As the current session of the Human Rights Council draws to a close, France has fortunately corrected course on Yemen on the question of the renewal of the Group of Eminent Experts that is investigating violations committed by all parties to the war in Yemen. The Group is the only credible accountability mechanism for Yemen, one that has shown its independence by pointing to “third states”– among them France– that supply arms to the parties to the conflict. From being irked by the finger-pointing and opposed to a strengthened mandate for the Group, it now has joined its European allies in supporting a stronger mandate to collect evidence and unhindered access to Yemen, currently denied by the Saudi-led coalition fighting the Houthis.

It has also fortunately set aside its proposal to replace the Commission of Inquiry on Burundi, established by the Human Rights Council in 2016 and renewed every year, with a comparatively toothless special rapporteur. The proposal was based on the questionable premise that the new government in Bujumbura– composed of “hard-liners” from the regime of the recently deceased President Pierre Nkurunziza– deserves a chance to show its good standing on human rights. The Council disagreed with this premise in renewing the mandate of the Commission on October 6 by 24 votes, including France, against 6, and 17 abstentions.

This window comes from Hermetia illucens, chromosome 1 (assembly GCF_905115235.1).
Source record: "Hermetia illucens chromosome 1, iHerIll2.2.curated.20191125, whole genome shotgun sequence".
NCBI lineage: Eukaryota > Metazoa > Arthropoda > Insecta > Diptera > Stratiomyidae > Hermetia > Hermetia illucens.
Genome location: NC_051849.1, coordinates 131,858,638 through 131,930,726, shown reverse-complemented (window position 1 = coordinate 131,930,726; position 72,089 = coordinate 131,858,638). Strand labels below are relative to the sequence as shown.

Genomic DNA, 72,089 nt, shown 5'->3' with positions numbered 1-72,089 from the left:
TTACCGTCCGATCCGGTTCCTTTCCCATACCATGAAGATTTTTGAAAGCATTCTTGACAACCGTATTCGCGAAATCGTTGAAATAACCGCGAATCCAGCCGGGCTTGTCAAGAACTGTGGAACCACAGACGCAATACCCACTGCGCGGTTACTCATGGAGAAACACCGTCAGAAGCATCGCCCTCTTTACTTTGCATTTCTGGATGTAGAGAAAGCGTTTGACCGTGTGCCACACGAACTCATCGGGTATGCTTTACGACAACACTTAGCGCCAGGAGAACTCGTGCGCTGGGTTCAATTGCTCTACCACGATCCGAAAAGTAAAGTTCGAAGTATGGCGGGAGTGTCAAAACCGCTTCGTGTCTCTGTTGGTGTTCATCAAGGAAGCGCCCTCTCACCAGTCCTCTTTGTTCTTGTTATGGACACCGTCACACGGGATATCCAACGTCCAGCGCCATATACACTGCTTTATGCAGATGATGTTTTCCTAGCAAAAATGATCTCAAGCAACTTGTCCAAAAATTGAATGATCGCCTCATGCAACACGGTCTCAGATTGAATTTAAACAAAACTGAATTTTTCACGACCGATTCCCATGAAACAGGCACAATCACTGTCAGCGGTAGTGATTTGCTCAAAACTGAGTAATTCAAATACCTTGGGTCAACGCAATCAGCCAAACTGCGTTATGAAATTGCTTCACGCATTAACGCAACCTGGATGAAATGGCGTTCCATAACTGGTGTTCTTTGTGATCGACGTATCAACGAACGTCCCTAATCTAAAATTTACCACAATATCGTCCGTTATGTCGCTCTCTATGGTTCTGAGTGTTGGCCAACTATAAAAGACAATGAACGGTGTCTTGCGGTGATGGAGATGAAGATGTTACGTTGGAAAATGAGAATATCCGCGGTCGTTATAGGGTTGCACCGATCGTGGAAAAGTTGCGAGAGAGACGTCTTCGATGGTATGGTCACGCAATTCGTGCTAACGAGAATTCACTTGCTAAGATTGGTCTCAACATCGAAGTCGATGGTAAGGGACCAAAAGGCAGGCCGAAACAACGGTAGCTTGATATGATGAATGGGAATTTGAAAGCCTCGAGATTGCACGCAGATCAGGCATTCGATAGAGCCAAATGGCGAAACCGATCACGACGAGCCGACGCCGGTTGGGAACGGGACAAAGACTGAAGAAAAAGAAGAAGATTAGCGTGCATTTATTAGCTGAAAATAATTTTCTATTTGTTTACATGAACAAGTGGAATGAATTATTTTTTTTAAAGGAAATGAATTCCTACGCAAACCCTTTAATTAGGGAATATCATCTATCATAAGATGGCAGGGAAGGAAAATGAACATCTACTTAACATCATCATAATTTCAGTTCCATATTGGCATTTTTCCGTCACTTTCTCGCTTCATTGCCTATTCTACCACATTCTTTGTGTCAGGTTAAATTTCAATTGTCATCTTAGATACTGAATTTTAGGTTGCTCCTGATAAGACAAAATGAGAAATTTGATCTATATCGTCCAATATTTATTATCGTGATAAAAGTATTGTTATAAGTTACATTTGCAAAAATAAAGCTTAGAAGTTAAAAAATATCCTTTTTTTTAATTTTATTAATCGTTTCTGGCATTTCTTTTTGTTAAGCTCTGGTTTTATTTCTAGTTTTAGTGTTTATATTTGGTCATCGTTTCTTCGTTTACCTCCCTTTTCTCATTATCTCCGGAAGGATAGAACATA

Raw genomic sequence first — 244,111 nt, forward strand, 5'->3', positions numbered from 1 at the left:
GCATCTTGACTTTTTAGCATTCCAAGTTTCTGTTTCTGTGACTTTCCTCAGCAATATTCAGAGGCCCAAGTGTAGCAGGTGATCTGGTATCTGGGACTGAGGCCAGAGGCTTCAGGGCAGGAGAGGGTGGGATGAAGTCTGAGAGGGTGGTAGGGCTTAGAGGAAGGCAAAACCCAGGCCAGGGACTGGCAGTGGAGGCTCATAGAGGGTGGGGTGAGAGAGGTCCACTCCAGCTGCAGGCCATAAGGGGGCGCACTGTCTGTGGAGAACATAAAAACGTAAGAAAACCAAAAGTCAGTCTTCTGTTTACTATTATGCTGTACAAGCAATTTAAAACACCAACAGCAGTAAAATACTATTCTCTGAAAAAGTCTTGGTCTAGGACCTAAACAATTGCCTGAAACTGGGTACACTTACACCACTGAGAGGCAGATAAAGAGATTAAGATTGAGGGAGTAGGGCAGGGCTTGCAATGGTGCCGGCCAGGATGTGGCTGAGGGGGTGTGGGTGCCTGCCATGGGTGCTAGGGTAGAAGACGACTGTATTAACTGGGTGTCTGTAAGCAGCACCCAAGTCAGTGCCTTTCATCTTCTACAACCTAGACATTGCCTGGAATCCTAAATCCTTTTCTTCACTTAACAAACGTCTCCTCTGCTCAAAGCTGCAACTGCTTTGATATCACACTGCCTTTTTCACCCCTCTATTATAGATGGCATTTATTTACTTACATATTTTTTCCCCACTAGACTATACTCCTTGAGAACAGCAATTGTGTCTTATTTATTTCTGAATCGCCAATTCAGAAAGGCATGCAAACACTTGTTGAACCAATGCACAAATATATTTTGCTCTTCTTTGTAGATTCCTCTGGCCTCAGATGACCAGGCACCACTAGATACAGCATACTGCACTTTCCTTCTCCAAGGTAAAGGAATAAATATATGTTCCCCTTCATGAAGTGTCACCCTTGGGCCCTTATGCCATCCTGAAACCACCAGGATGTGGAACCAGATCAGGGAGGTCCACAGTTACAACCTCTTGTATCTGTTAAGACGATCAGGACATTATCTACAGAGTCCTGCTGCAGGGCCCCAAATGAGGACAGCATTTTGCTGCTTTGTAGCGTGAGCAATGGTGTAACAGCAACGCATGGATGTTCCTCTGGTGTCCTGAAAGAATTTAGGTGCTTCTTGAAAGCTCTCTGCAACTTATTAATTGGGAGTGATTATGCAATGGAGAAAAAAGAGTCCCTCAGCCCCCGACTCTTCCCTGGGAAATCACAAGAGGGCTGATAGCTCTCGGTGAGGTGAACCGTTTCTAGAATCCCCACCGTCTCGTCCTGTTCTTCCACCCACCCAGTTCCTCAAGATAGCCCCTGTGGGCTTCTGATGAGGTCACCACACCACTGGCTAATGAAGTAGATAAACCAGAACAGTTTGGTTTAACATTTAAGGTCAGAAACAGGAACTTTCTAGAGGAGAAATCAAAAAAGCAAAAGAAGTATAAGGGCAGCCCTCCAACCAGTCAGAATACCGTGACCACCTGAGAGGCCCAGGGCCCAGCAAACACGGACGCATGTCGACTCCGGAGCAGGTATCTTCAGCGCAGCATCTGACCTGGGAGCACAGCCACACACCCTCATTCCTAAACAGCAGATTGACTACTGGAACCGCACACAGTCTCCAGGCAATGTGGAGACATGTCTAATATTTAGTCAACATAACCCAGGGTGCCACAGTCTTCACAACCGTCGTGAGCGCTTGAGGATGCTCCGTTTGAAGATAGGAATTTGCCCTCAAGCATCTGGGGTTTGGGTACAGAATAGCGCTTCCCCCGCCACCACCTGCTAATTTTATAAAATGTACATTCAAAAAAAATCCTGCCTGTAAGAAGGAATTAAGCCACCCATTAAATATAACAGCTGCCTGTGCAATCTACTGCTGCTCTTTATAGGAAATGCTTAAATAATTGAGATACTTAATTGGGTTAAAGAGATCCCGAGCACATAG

Despite claiming a steadfast commitment to multilateralism and human rights, France has in fact hampered multilateral efforts within the Human Rights Council under the dubious strategy of wanting to ensure that the EU speaks with a single voice. Yet, time and time again, it has either not joined efforts for much-needed scrutiny and accountability, or done so belatedly and resignedly. Nor has it taken the initiative to lead on any contested country resolutions or joint statements, such as on China, Egypt, Saudi Arabia or the Philippines, while other smaller states with far less global influence have shown such leadership.

Through its repeated– and failed– insistence that it does not want to weaken EU unity by joining initiatives that do not enjoy full EU support, France is effectively handing a veto to the lowest denominators within the EU. With Hungary and Poland already facing Article 7 proceedings under the European Union Treaty due to violations to the rule of law and human rights, France risks letting Budapest or Warsaw be the ultimate arbiters.

While EU unity is important, unity as an end in itself at the price of surrendering to the lowest denominator is not leadership. The recent course corrections with regard to Burundi and Yemen are hopefully a sign that France is ready to revisit its overall strategy at the Human Rights Council. A useful next step would be for it to lead an initiative to bring scrutiny to a neglected country situation.

“Leading from behind” is the catch-all phrase that many associate with the foreign policy of President Barack Obama. Unless there is a complete course correction soon, the foreign policy of France at the Human Rights Council, may well come to be summarized as “trailing from behind”. It should not seek a seat on the Council to take a back seat.

Let’s hope that once elected to the Council, France will show some spine and work with its friends and allies in making multilateralism work in the defense of human rights both near and far.